Equal Pay Demands Equal Value

Jurassic World star Bryce Dallas Howard recently gave an interview with Variety magazine, claiming she was paid much less than her co-star, Chris Pratt. Howard told the entertainment publication that once she agreed to a rate for three films, she was locked in.

“The reports were so interesting because I was paid so much less than the reports even said, so much less,” Howard said. “When I started negotiating for ‘Jurassic,’ it was 2014 and it was a different world, and I was at a great disadvantage. And, unfortunately, you have to sign up for three movies and so your deals are set.”

She wasn’t throwing Pratt under the bus. Howard made sure to explain that the Guardians of the Galaxy star did what he could to secure a better deal for her once he found out.

Howard continued, “What I will say is that Chris and I have discussed it, and whenever there was an opportunity to move the needle on stuff that hadn’t been already negotiated, like a game or a ride, he literally told me, ‘You guys don’t even have to do anything. I’m gonna do all the negotiating. We’re gonna be paid the same and you don’t have to think about this, Bryce.’”

“I love him so much for doing that,” Howard concluded. “I really do, because I’ve been paid more for those kinds of things than I ever was for the movie.”

The daughter of famed director Ron Howard did not say how much money she earned, but it is surely beyond the wildest dreams of the average American for just a few months of work.

The travails of the rich and famous aside, it certainly is annoying to know you are working as hard as your counterparts and not be recognized for it. I understand the impulse to be resentful. There are plenty of cases where favoritism can deny equal treatment. Life isn’t always fair and people can be crappy. However, that doesn’t excuse logic.

Howard’s case is not one of unequal treatment, it is simply supply and demand. At the time of the first film in the Jurassic World series, Pratt was one of the biggest and most bankable stars in the world. The guy who plays the next door neighbor on your favorite sitcom might be just as good an actor as Pratt, but you don’t pay a Chris Pratt the same as a “next door neighbor character actor.” That’s because people want Chris Pratt, not other guy.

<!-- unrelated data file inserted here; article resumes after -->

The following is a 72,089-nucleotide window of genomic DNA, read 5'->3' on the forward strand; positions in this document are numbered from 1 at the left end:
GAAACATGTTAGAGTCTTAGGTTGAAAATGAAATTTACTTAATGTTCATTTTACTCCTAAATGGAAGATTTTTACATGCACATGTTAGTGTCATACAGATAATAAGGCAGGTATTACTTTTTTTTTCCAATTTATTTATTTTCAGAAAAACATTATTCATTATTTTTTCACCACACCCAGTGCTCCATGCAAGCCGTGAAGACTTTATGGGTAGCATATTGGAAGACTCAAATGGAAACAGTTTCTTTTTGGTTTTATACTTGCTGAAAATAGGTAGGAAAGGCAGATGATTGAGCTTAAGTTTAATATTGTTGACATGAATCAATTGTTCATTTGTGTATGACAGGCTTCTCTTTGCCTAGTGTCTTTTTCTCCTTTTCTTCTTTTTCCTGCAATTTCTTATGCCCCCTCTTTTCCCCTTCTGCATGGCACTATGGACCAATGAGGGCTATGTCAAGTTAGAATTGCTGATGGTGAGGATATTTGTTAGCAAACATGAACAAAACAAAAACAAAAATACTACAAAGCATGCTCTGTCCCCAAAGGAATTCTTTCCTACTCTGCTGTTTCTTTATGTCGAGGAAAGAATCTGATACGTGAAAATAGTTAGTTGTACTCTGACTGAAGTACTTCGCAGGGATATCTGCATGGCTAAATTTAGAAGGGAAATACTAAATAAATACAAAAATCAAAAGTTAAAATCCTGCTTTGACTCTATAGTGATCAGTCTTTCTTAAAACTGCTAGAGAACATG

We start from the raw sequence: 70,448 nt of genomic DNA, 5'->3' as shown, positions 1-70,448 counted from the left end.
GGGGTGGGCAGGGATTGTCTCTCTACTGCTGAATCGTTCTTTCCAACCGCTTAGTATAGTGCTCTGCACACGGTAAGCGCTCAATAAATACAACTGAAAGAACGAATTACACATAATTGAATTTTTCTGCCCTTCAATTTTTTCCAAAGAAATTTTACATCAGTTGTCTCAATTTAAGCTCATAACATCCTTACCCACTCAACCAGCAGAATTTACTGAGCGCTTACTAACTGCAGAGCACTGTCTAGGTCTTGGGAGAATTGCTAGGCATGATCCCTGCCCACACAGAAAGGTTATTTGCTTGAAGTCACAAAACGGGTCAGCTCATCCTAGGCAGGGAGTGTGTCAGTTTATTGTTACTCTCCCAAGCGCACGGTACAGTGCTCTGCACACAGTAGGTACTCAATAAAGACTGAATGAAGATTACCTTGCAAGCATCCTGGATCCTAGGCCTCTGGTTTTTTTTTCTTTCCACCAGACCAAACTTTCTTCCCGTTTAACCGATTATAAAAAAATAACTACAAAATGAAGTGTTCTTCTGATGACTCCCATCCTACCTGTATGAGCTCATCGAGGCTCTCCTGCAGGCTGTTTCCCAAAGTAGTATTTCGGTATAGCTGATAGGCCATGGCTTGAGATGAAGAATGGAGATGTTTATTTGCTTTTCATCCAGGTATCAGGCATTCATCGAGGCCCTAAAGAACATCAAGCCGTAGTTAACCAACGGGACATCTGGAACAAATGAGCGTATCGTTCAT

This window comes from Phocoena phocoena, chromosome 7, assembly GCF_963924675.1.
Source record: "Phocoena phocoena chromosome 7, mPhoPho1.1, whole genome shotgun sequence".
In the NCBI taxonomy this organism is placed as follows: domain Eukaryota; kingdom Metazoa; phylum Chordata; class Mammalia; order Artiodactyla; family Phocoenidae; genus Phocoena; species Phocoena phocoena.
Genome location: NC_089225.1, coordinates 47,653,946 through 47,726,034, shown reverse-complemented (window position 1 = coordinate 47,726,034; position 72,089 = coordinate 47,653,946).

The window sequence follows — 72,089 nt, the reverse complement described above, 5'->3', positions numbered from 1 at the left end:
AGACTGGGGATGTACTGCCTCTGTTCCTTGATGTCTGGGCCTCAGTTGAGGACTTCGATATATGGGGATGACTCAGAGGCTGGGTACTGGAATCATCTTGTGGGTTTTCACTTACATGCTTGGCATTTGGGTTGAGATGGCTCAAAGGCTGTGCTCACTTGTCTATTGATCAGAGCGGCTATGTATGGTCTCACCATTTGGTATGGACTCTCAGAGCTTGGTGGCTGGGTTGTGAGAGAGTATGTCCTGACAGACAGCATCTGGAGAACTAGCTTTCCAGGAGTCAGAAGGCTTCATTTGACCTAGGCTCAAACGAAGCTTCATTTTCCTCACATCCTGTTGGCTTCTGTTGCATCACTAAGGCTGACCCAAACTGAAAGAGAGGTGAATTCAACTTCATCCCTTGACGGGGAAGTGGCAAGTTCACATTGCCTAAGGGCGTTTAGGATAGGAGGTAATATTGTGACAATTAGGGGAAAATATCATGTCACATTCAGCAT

People pay to see Chris Pratt. You put someone with massive public appeal in a role in your film and you sell more tickets. It’s not rocket surgery. No one was going to see Jurassic World – any of the films, from the first to the last – to see Bryce Dallas Howard. She’s a beautiful woman, a talented actress and probably unfairly shadowed by her famous father. She’s got a lot going for her, but still, no one is saying, “I can’t wait to see the new Bryce Dallas Howard movie!”

Chris Pratt’s paycheck was based on the tickets he could potentially sell, not his genitals. It is disingenuous for Howard or other Hollywood actors to pretend that their gender is the only reason they weren’t paid as much as others. The whole point of becoming a famous actor is so that you make the most money and have the most options.

At the height of his popularity, does Chris Pratt accept an offer for work that values him at par with his less famous cast mates? What would that say about his value overall? I’m the Deputy Managing Editor at RedState. If I know I’m getting paid the same as the newest part-time writer on staff, how would that affect my commitment and motivation?

Pratt was offered more because he had a higher value than Howard. It’s that simple. It’s wrong to keep stoking the fires of resentment over an issue that is about value, not gender.

Pratt, being the mensch that he is, secured a better deal for his friend. That’s great. But it’s also a generosity that she was not owed. In the end, it was still Pratt’s caché that got Howard her deal. His value was the highest, so it was his ask they listened to, not hers. Her pay was a part of his studio deal because the studio considered Pratt’s star power worth the price.

The #MeToo movement seems to have failed to give women in Hollywood the ability to do anything other than complain and hope the men around them act generously. What would have been more valuable is for Howard to make herself worthy of that big payday. Instead of just taking what Pratt negotiated for her (what she couldn’t negotiate for on her own) she should be taking advantage of her unique industry connections. Her dad is one of the most influential people in Hollywood. Howard should be making moves, becoming the woman who makes the projects instead of just performing in them. She could be someone who changes the system, who uses her influence to create equal footing for other women in the business.

It would be unsurprising, however, if she were to discover that a good businesswoman pays her employees based on their value, not their gender.


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